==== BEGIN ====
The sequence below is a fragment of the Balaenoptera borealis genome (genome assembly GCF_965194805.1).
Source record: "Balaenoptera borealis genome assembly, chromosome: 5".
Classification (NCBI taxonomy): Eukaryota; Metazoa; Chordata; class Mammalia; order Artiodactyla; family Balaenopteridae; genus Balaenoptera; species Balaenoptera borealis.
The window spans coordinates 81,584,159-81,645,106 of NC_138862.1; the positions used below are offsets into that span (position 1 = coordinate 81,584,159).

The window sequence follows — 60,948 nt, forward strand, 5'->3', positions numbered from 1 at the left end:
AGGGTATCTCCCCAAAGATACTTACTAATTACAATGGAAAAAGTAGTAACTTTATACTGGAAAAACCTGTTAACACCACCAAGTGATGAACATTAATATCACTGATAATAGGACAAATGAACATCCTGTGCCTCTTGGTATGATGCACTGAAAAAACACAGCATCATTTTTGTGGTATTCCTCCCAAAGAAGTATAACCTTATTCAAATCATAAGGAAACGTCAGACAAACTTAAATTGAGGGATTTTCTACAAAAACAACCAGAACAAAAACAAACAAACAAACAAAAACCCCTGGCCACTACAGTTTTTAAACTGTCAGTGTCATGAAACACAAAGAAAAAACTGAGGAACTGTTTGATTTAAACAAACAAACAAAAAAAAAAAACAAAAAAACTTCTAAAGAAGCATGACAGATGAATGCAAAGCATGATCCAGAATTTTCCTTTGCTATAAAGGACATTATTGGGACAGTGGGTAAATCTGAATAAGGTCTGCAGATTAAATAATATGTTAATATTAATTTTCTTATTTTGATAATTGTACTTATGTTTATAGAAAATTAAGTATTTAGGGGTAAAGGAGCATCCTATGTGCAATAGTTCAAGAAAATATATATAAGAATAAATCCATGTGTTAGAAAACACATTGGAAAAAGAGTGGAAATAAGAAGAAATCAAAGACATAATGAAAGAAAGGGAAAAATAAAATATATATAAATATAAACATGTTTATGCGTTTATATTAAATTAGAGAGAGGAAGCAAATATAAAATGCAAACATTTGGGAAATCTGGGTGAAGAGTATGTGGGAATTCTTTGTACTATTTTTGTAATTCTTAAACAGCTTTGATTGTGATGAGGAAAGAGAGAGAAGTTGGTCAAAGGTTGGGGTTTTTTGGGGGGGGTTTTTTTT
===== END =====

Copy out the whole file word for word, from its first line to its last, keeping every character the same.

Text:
The sequence below is a fragment of the Balaenoptera borealis genome (genome assembly GCF_965194805.1).
Source record: "Balaenoptera borealis genome assembly, chromosome: 5".
Classification (NCBI taxonomy): Eukaryota; Metazoa; Chordata; class Mammalia; order Artiodactyla; family Balaenopteridae; genus Balaenoptera; species Balaenoptera borealis.
The window spans coordinates 81,584,159-81,645,106 of NC_138862.1; the positions used below are offsets into that span (position 1 = coordinate 81,584,159).

The window sequence follows — 60,948 nt, forward strand, 5'->3', positions numbered from 1 at the left end:
AGGGTATCTCCCCAAAGATACTTACTAATTACAATGGAAAAAGTAGTAACTTTATACTGGAAAAACCTGTTAACACCACCAAGTGATGAACATTAATATCACTGATAATAGGACAAATGAACATCCTGTGCCTCTTGGTATGATGCACTGAAAAAACACAGCATCATTTTTGTGGTATTCCTCCCAAAGAAGTATAACCTTATTCAAATCATAAGGAAACGTCAGACAAACTTAAATTGAGGGATTTTCTACAAAAACAACCAGAACAAAAACAAACAAACAAACAAAAACCCCTGGCCACTACAGTTTTTAAACTGTCAGTGTCATGAAACACAAAGAAAAAACTGAGGAACTGTTTGATTTAAACAAACAAACAAAAAAAAAAAACAAAAAAACTTCTAAAGAAGCATGACAGATGAATGCAAAGCATGATCCAGAATTTTCCTTTGCTATAAAGGACATTATTGGGACAGTGGGTAAATCTGAATAAGGTCTGCAGATTAAATAATATGTTAATATTAATTTTCTTATTTTGATAATTGTACTTATGTTTATAGAAAATTAAGTATTTAGGGGTAAAGGAGCATCCTATGTGCAATAGTTCAAGAAAATATATATAAGAATAAATCCATGTGTTAGAAAACACATTGGAAAAAGAGTGGAAATAAGAAGAAATCAAAGACATAATGAAAGAAAGGGAAAAATAAAATATATATAAATATAAACATGTTTATGCGTTTATATTAAATTAGAGAGAGGAAGCAAATATAAAATGCAAACATTTGGGAAATCTGGGTGAAGAGTATGTGGGAATTCTTTGTACTATTTTTGTAATTCTTAAACAGCTTTGATTGTGATGAGGAAAGAGAGAGAAGTTGGTCAAAGGTTGGGGTTTTTTGGGGGGGGTTTTTTTT